Tuesday, January 14, 2014

The Female Antihero

Well I'm off the cough syrup and back at work.  I usually stay away from deep, cool browns because I am never sure what they go with - navy is too dark, black is too similar, tan is too earthy toned, white is not appropriate in January, etc.  I got this sweater and I like the fit and the longer length sleeves but these grey pants don't really do it for me.  I think this means I have found a hole in my wardrobe and therefore something new to look for: cool toned grey pants or brown pants (not tan! I have too much tan).  It's always good to be looking for something so you don't end up buying everything.

Sweater: Lafayette 148 Scoop Neck Sweater // Pants: Theory // Necklace: Kate Spade Scatter Station Necklace (also here) // Watch: Michael Kors Tortoise "Showstopper" Chronograph 40 mm

This was my first Michael Kors watch and I loved it so much, I used to wear it all the time but now I find I very rarely find things to wear it with.  I'm not much of a brown person I guess, although I do think it looks great with my LV Damier Neverfull.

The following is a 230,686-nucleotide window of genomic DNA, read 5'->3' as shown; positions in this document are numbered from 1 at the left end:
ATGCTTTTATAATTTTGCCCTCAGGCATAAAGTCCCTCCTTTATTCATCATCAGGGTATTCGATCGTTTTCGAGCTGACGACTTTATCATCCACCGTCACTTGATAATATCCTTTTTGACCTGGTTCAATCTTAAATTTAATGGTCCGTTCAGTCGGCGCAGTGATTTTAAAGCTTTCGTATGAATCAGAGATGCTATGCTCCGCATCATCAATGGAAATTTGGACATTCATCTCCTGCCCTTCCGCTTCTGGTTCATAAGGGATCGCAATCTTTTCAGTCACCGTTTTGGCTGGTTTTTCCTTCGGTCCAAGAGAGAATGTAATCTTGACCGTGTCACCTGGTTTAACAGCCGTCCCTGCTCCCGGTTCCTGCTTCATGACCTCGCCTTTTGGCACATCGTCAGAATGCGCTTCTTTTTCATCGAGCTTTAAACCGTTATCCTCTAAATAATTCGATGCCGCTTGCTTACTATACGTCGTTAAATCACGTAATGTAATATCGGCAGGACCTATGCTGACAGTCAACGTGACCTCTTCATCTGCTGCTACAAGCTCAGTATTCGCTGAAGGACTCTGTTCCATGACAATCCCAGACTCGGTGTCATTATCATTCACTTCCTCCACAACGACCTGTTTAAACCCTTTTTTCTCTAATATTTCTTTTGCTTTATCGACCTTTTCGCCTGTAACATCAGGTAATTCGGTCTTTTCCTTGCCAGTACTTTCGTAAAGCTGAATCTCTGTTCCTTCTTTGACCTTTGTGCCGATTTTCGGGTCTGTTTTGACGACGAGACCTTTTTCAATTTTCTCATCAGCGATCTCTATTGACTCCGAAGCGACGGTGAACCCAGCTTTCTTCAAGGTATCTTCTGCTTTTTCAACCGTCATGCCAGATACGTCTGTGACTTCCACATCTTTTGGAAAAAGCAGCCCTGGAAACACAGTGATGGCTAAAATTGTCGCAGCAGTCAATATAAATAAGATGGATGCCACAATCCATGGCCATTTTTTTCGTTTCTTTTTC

But onto the Antihero...

I watched the miniseries 'Top of the Lake' this weekend starring Elisabeth Moss a.k.a. Peggy Olson.  Has anyone else seen it or had feelings about it?  I think Elisabeth Moss is so beautiful, I remember she did a shoot for Parade magazine once and I could not get over how stunning she looked without that awful Peggy hairdo.  I liked the show a lot even though it was incredibly similar to 'Twin Peaks' (so much so that I thought the closing credits must have been a nod to that, showing the producers are aware of the similarities and not just trying to do a remake).